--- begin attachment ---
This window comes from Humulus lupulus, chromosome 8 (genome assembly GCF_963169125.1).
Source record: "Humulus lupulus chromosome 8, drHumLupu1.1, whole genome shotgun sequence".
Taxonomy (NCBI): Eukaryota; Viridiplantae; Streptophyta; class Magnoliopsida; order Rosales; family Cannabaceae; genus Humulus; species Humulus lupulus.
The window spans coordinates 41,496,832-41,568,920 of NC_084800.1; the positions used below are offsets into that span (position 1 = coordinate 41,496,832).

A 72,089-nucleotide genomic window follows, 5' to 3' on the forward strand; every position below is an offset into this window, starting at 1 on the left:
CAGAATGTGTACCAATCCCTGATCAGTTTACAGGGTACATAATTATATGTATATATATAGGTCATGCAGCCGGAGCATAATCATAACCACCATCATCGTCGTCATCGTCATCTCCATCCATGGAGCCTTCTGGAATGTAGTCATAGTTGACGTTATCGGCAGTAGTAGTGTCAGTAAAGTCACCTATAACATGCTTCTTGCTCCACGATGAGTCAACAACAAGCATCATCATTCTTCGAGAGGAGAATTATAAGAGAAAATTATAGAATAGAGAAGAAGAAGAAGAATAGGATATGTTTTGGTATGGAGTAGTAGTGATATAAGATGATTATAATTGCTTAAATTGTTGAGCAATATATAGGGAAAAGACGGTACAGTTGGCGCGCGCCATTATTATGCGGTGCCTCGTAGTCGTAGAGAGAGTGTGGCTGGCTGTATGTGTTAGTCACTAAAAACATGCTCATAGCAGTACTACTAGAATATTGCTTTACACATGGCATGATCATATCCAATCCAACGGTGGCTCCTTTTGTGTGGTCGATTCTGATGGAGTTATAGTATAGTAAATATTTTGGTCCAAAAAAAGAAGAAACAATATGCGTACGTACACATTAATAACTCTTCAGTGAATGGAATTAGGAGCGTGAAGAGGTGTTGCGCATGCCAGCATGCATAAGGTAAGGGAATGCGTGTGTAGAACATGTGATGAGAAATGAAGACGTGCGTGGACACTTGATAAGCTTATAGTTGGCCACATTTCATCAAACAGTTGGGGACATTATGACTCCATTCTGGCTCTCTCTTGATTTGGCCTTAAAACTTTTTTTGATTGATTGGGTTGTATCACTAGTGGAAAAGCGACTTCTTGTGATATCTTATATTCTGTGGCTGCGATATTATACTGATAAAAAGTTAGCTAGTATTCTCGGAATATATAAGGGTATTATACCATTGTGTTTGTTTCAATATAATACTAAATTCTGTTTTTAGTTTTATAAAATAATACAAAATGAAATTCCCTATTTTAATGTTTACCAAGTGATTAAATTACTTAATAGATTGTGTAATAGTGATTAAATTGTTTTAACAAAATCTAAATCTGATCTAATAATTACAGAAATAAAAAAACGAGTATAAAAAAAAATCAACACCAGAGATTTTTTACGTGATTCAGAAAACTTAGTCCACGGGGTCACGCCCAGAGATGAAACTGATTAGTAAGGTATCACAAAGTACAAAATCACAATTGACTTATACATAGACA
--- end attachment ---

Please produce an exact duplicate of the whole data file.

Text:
This window comes from Humulus lupulus, chromosome 8 (genome assembly GCF_963169125.1).
Source record: "Humulus lupulus chromosome 8, drHumLupu1.1, whole genome shotgun sequence".
Taxonomy (NCBI): Eukaryota; Viridiplantae; Streptophyta; class Magnoliopsida; order Rosales; family Cannabaceae; genus Humulus; species Humulus lupulus.
The window spans coordinates 41,496,832-41,568,920 of NC_084800.1; the positions used below are offsets into that span (position 1 = coordinate 41,496,832).

A 72,089-nucleotide genomic window follows, 5' to 3' on the forward strand; every position below is an offset into this window, starting at 1 on the left:
CAGAATGTGTACCAATCCCTGATCAGTTTACAGGGTACATAATTATATGTATATATATAGGTCATGCAGCCGGAGCATAATCATAACCACCATCATCGTCGTCATCGTCATCTCCATCCATGGAGCCTTCTGGAATGTAGTCATAGTTGACGTTATCGGCAGTAGTAGTGTCAGTAAAGTCACCTATAACATGCTTCTTGCTCCACGATGAGTCAACAACAAGCATCATCATTCTTCGAGAGGAGAATTATAAGAGAAAATTATAGAATAGAGAAGAAGAAGAAGAATAGGATATGTTTTGGTATGGAGTAGTAGTGATATAAGATGATTATAATTGCTTAAATTGTTGAGCAATATATAGGGAAAAGACGGTACAGTTGGCGCGCGCCATTATTATGCGGTGCCTCGTAGTCGTAGAGAGAGTGTGGCTGGCTGTATGTGTTAGTCACTAAAAACATGCTCATAGCAGTACTACTAGAATATTGCTTTACACATGGCATGATCATATCCAATCCAACGGTGGCTCCTTTTGTGTGGTCGATTCTGATGGAGTTATAGTATAGTAAATATTTTGGTCCAAAAAAAGAAGAAACAATATGCGTACGTACACATTAATAACTCTTCAGTGAATGGAATTAGGAGCGTGAAGAGGTGTTGCGCATGCCAGCATGCATAAGGTAAGGGAATGCGTGTGTAGAACATGTGATGAGAAATGAAGACGTGCGTGGACACTTGATAAGCTTATAGTTGGCCACATTTCATCAAACAGTTGGGGACATTATGACTCCATTCTGGCTCTCTCTTGATTTGGCCTTAAAACTTTTTTTGATTGATTGGGTTGTATCACTAGTGGAAAAGCGACTTCTTGTGATATCTTATATTCTGTGGCTGCGATATTATACTGATAAAAAGTTAGCTAGTATTCTCGGAATATATAAGGGTATTATACCATTGTGTTTGTTTCAATATAATACTAAATTCTGTTTTTAGTTTTATAAAATAATACAAAATGAAATTCCCTATTTTAATGTTTACCAAGTGATTAAATTACTTAATAGATTGTGTAATAGTGATTAAATTGTTTTAACAAAATCTAAATCTGATCTAATAATTACAGAAATAAAAAAACGAGTATAAAAAAAAATCAACACCAGAGATTTTTTACGTGATTCAGAAAACTTAGTCCACGGGGTCACGCCCAGAGATGAAACTGATTAGTAAGGTATCACAAAGTACAAAATCACAATTGACTTATACATAGACA